Snorkelling and diving? Hiking? Surfing? AFL (Australian Rules Football)? kayaking? Beach volleyball? Skiing? Australian Tennis Open? Australia has it all. This country is conducive to an outdoor and healthy lifestyle, with the ability to partake in any sport or recreational activity you wish.

6. Laid-back People
Everywhere you go in Australia you will come across nice and welcoming people. Maybe it’s being in a country with generally good weather, or being so close to the beach, but you will easily find relaxed people who don’t take life too seriously. Although this may be a generalization, I’ve found that it is true in most cases!

7. Fun Things To Do for Students
All of the major cities in Australia are perfect places for students to live, work and study. With bars, pubs and clubs everywhere, you will most likely have a local hangout to go to every night of the week. Australian universities are also great places to join clubs and societies, which are easy ways to make friends and go to events throughout the week.


Study abroad gives unexpected lessons

“Study abroad gives unexpected lessons”

by Yasmeen Serhan via “Daily Trojan

Before I packed my bags and set off on my semester-long Parisian adventure, I did what almost every student who is about to go abroad does: I read a Buzzfeed article about studying abroad.

In my case, the post was titled, “43 Reasons Studying Abroad In Paris Destroys You For Life.” Contrary to how the headline sounds, the post aimed to highlight all of the amazing things about studying abroad in Paris, from its incredible cuisine to its picturesque city streets, and how such things make it almost impossible to ever live life the same way again. In short, it set some pretty high expectations for the city of lights, and it was only until after I arrived in Paris in late January that I was able to realize how on-point the post really was. With Paris’s rich history and unmatched beauty (rain or shine — though mostly rain), it didn’t take long to fall in love with the city.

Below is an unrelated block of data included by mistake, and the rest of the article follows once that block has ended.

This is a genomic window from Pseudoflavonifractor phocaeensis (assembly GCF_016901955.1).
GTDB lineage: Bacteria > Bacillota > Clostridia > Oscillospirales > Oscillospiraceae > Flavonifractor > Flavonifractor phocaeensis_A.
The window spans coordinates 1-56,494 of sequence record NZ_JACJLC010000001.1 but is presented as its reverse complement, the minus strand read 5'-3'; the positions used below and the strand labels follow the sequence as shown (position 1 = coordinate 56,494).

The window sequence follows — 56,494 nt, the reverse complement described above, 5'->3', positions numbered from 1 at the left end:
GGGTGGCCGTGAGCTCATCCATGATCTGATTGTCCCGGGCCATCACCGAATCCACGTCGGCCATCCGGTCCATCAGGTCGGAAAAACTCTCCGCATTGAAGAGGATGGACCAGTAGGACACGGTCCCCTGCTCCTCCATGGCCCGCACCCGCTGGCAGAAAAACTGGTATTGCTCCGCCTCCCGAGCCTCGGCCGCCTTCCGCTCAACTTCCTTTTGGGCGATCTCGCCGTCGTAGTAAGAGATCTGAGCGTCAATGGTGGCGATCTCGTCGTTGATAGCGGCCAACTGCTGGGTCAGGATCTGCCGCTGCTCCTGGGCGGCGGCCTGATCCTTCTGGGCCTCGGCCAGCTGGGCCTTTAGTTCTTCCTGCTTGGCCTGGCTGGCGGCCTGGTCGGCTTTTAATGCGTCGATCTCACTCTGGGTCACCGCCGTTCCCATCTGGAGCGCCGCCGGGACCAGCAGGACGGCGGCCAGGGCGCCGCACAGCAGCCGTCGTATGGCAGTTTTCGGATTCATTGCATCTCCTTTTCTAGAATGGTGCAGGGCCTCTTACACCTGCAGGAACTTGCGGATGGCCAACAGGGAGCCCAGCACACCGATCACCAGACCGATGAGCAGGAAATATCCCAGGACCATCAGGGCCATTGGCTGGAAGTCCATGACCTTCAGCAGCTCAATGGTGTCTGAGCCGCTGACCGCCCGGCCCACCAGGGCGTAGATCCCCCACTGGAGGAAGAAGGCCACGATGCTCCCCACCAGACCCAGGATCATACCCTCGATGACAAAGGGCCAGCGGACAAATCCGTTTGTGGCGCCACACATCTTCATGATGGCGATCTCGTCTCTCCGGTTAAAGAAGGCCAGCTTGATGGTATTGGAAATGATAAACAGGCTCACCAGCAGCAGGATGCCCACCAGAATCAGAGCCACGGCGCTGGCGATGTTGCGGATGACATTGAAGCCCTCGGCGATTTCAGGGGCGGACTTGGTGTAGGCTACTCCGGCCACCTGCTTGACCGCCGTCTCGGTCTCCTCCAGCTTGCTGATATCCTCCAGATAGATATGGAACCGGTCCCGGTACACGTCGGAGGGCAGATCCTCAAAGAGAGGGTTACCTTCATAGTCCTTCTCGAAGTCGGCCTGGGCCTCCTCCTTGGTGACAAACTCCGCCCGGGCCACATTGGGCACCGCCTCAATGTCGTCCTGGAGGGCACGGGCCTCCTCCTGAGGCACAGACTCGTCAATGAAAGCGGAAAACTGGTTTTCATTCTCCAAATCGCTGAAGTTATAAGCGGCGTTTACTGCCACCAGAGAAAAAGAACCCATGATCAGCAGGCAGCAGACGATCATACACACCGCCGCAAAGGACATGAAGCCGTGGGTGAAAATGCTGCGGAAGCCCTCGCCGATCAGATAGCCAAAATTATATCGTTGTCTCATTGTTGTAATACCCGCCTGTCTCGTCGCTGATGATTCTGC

But in all the ways the post is right about life in Paris, there were some things about the Parisian experience that it fails to capture.

1. You’re not a perpetual tourist.

Don’t let your friends’ Instagram and Snapchat posts fool you — study abroad isn’t all fun and games. Behind all the captured moments of touristy excursions, delicious meals and well-timed selfies, there is some serious cultural immersion taking place. For some students, this means adapting to living alone in a new city. For others, this means adjusting to life as the newest member of your host family. Whether it’s figuring out how to best maneuver around your new city or simply becoming a regular at your local patisserie, achieving a daily routine is the ultimate mark of an immersed study abroad student.

2. Despite all the fun and traveling, it’s still study abroad.

Studying in a foreign country definitely takes on a different form than what one might be used to. Just as one still has to attend class (the only difference, of course, being that sometimes your classes are held in museums — c’est la vie), you still have to account for midterms, projects and final papers.

What’s more, the learning doesn’t stop once you leave the classroom. In fact, I’ve found that some of my most challenging lessons of study abroad have appeared in places where I’d least expect them to, such as on the streets of Paris. Every metro ride becomes a lesson in French social norms (Lesson one: You should be quiet on the metro), every purchase is a lesson on handling European currency, and every dinner with my French family is a pop quiz on the news of the day. It’s a perpetual learning process.

3. Study abroad is more than just transferring one’s studies to a foreign country — it’s a cultural sabbatical.

Regardless of where you choose to study abroad, you’re ultimately going to find yourself facing a culture completely foreign to your own. Though some things like language barriers and different eating habits are easier to anticipate, other more subtle cultural differences — such as how to tip at a restaurant or even something as simple as finding cafes that offer coffee to-go — can be a bit more challenging.